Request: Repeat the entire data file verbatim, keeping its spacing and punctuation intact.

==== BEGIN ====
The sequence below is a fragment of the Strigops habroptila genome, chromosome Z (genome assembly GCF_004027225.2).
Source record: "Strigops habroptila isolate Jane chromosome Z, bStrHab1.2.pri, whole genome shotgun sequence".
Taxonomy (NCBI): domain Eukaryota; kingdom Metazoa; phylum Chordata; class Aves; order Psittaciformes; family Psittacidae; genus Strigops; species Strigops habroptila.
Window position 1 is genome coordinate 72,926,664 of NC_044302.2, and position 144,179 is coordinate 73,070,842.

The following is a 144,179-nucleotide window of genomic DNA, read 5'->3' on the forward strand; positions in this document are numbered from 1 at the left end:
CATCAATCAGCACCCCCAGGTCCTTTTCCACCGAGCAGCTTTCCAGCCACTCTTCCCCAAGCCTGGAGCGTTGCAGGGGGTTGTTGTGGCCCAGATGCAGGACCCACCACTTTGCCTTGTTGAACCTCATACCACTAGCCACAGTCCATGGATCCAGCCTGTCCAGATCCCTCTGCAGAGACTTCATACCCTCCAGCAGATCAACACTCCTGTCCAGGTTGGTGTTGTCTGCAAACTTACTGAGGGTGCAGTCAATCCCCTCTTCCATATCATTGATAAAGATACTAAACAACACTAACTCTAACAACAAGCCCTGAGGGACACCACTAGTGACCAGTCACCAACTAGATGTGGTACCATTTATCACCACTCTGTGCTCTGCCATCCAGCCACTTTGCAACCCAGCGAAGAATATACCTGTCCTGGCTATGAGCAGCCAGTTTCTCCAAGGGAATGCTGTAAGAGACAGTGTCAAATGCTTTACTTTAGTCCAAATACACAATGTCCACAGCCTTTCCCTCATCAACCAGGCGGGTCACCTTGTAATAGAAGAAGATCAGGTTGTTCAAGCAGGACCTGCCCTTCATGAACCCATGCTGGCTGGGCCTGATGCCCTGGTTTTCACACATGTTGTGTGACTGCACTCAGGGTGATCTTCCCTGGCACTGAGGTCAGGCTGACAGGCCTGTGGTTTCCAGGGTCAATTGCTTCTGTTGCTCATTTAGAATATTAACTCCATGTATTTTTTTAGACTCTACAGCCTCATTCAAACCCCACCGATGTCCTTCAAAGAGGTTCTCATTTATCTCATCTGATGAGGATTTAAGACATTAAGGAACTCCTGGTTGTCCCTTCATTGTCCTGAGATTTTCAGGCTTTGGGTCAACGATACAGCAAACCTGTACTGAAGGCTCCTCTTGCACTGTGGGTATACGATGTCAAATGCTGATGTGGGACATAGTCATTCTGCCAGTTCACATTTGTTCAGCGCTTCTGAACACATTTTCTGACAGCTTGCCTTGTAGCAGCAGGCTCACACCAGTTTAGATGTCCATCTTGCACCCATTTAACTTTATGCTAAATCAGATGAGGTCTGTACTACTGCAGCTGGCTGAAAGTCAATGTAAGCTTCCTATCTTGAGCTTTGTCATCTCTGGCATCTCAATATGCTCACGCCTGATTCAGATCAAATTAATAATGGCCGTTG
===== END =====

The sequence below is a fragment of the Strigops habroptila genome, chromosome Z (genome assembly GCF_004027225.2).
Source record: "Strigops habroptila isolate Jane chromosome Z, bStrHab1.2.pri, whole genome shotgun sequence".
Taxonomy (NCBI): domain Eukaryota; kingdom Metazoa; phylum Chordata; class Aves; order Psittaciformes; family Psittacidae; genus Strigops; species Strigops habroptila.
Window position 1 is genome coordinate 72,926,664 of NC_044302.2, and position 144,179 is coordinate 73,070,842.

The following is a 144,179-nucleotide window of genomic DNA, read 5'->3' on the forward strand; positions in this document are numbered from 1 at the left end:
CATCAATCAGCACCCCCAGGTCCTTTTCCACCGAGCAGCTTTCCAGCCACTCTTCCCCAAGCCTGGAGCGTTGCAGGGGGTTGTTGTGGCCCAGATGCAGGACCCACCACTTTGCCTTGTTGAACCTCATACCACTAGCCACAGTCCATGGATCCAGCCTGTCCAGATCCCTCTGCAGAGACTTCATACCCTCCAGCAGATCAACACTCCTGTCCAGGTTGGTGTTGTCTGCAAACTTACTGAGGGTGCAGTCAATCCCCTCTTCCATATCATTGATAAAGATACTAAACAACACTAACTCTAACAACAAGCCCTGAGGGACACCACTAGTGACCAGTCACCAACTAGATGTGGTACCATTTATCACCACTCTGTGCTCTGCCATCCAGCCACTTTGCAACCCAGCGAAGAATATACCTGTCCTGGCTATGAGCAGCCAGTTTCTCCAAGGGAATGCTGTAAGAGACAGTGTCAAATGCTTTACTTTAGTCCAAATACACAATGTCCACAGCCTTTCCCTCATCAACCAGGCGGGTCACCTTGTAATAGAAGAAGATCAGGTTGTTCAAGCAGGACCTGCCCTTCATGAACCCATGCTGGCTGGGCCTGATGCCCTGGTTTTCACACATGTTGTGTGACTGCACTCAGGGTGATCTTCCCTGGCACTGAGGTCAGGCTGACAGGCCTGTGGTTTCCAGGGTCAATTGCTTCTGTTGCTCATTTAGAATATTAACTCCATGTATTTTTTTAGACTCTACAGCCTCATTCAAACCCCACCGATGTCCTTCAAAGAGGTTCTCATTTATCTCATCTGATGAGGATTTAAGACATTAAGGAACTCCTGGTTGTCCCTTCATTGTCCTGAGATTTTCAGGCTTTGGGTCAACGATACAGCAAACCTGTACTGAAGGCTCCTCTTGCACTGTGGGTATACGATGTCAAATGCTGATGTGGGACATAGTCATTCTGCCAGTTCACATTTGTTCAGCGCTTCTGAACACATTTTCTGACAGCTTGCCTTGTAGCAGCAGGCTCACACCAGTTTAGATGTCCATCTTGCACCCATTTAACTTTATGCTAAATCAGATGAGGTCTGTACTACTGCAGCTGGCTGAAAGTCAATGTAAGCTTCCTATCTTGAGCTTTGTCATCTCTGGCATCTCAATATGCTCACGCCTGATTCAGATCAAATTAATAATGGCCGTTG